Locked Gate Day

We just got back from a lovely midmorning stroll around the station. I was painting up some panels for my classroom (because what I should be doing is actually PLANNING my day-to-day instruction for the next 5 months but, nope. Acrylics. Boards. Single words. GOLD PAINT) and Rosie became hammering at door--- "Letʻs go! Letʻs go for a walk!"

Big sister dressed herself and little sister-- both with matted hair and long dresses. Rosie has a giant plastic jewel tied on itchy-looking white yarn around her throat, and another length of string around her waist. She tucked her yellow plastic bow and arrows into her belt, and a dangerous-looking plastic tent stake. Maybe for cyborg vampires...? Maile was armed too-- a piece of tinkertoy construction with a snappy hinge. "Itʻs my bad-guy eater!" she said.

She is into bad guys lately. Saying that she fights them! or that she IS a bad guy, especially if we are watching a scary show and she wants to keep her eyes open. "I not scared, I a bad guy. I WIKE scary stuff."

Maile found one purple baby sock and put on Rosieʻs big tap shoes. Rosie found one white sock and her pink sequined sneakers, the double knots felted onto themselves. The girls pushed through the locked gate to the parking lot outside of the station. They ducked under the padlocked chain, and I limboed around the gate, keeping my neck a good two inches from a big rusty bolt.

We refound a smashed frogin the parking lot that caught our attention last week. Last week his guts were still scattered around him (the girls flicked coils of intestines with twigs) but today he is a tiny scrap of back-leather and a spray of dried and splintered bones. We found long phalanges like knobby needles and a crushed femur. Something about bones-- such elegance and symmetry.

We walked down the road, Rosie focused and eager to shoot something with her suction-cupped arrows, and Maile clattering along the pavement in her tap shoes, the tapping echoing off the trees across the way. She got tired after a while, and became immobile, the smooth baby face glowering. I mugged: "Ah, who are YOU?" She tried to keep her grimace. "Where did you come from???" She fought her grin and said lowly, "I a lion."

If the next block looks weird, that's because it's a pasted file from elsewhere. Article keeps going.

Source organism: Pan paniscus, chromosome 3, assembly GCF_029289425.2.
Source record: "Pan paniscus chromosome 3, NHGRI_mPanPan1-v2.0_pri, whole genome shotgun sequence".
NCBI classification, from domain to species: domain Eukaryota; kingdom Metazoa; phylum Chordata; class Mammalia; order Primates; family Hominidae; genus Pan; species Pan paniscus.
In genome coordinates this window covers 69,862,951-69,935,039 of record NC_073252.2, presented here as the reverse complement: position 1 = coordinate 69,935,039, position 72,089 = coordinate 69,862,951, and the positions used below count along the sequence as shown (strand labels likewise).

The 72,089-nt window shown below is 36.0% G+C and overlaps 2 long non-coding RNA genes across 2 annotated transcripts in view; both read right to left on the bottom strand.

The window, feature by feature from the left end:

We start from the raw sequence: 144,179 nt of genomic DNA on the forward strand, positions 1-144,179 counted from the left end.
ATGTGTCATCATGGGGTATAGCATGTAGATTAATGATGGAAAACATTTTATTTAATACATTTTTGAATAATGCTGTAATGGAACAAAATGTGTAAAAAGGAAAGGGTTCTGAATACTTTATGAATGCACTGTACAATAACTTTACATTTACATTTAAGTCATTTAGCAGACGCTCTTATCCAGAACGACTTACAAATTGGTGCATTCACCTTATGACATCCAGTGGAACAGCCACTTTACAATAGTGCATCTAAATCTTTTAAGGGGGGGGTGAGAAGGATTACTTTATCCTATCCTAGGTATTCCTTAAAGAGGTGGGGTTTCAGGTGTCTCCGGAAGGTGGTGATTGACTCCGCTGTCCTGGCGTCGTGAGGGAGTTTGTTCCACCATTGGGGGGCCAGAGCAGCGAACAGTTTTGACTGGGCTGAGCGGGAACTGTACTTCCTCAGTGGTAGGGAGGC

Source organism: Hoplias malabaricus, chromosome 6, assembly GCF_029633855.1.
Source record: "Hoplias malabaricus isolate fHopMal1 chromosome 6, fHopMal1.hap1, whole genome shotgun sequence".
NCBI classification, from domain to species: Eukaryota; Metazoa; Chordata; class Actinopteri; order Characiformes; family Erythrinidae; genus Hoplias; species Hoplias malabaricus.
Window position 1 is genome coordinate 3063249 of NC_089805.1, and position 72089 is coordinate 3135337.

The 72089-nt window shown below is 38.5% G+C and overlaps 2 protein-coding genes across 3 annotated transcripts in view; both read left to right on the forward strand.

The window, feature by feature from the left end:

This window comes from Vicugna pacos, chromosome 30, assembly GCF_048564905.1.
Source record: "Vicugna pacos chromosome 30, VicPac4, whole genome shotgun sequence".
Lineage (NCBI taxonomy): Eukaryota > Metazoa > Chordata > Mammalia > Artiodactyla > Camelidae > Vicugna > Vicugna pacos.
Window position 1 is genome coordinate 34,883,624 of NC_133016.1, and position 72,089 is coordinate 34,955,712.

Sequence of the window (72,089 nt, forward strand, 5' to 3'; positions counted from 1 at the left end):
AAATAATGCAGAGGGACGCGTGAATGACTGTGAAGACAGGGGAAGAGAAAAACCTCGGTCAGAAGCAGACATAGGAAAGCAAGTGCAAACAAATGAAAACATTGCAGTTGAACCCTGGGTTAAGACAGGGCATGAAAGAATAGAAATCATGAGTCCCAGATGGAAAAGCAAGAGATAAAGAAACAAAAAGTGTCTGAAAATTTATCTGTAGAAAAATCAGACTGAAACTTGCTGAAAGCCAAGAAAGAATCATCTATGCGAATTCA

"Oh!" I picked her up. She is tall but still compact and light-- strong little two-year-old body, with just a little of that baby shape left-- the soft arms and pudgy feet, the round tummy in her dress.

"Are you dangerous?"

She opened her mouth at me to show me her scary lion teeth and then nuzzled her forehead into my neck.

I carried her back through the gate. Rosie dashed ahead. "Letʻs pick guavas!" I followed her to a guava stand behind our house that I had never noticed before-- a whole line of cultivated guava trees with wide shiny leaves planted along a sagging barbed-wire fence. We edged between listing tables fringed with moss and lichen with weedy pots full of green onions, taro, root bound guava starts. No fruit on the trees. But the starfruit tree is still hung with the heavy yellow streamers of fruit. Maile perched on my back and Rosie pulled down big yellow starfruit for me to carry in my shirt.

We picked our way to the lemon tree behind the machine shop where the station trucks wait in various states of attention or neglect. Maile was anxious that one little car had no doors and that a palm-sized garden spider had filled the front seat with web. Rosie ran ahead and picked three fat round lemons-- the size and shape of oranges, and smelling strongly herbal and sweet.

On the way back, I noticed the open door of the empty house next to ours. The two little houses sit right next to each other, identical shiny metal roofs, sagging porches, and termite splintered 2x4s around the windows.

"We've gotta close that door. Hey-- wanna see what's inside?"

We climbed up the steps-- Maile still a monkey on my back, and peeked into the empty house. The floor plan is identical to our house. The kitchen was overstacked with yellowing file folders and cardboard boxes of glass beakers, and the linoleum in the dark bathroom was arching off of the floor. I saw daylight behind the toilet where the floor has been eaten through by termites. The girls oohed and aahed-- Rosie was amazed and incredulous: "This is MY room!"

I tried to slam the door behind us but the doorframe is slumping, so I left it open. We walked home with our starfruit and lemons. Our own living room seemed sunshiny and human with the overflowing bookshelves and heavy curtains and this morning's teapot on the table.

Now the girls are settled in front of a show with starfruit thinly sliced and salami.

I love the days when the gate is locked and we can prowl around this weird place like ghosts.


Post a Comment

Popular posts from this blog

Fresh Grief: How to Help When People are Grieving

Malihini 101

The First Year of Suicide Grief: Some Advice for Pain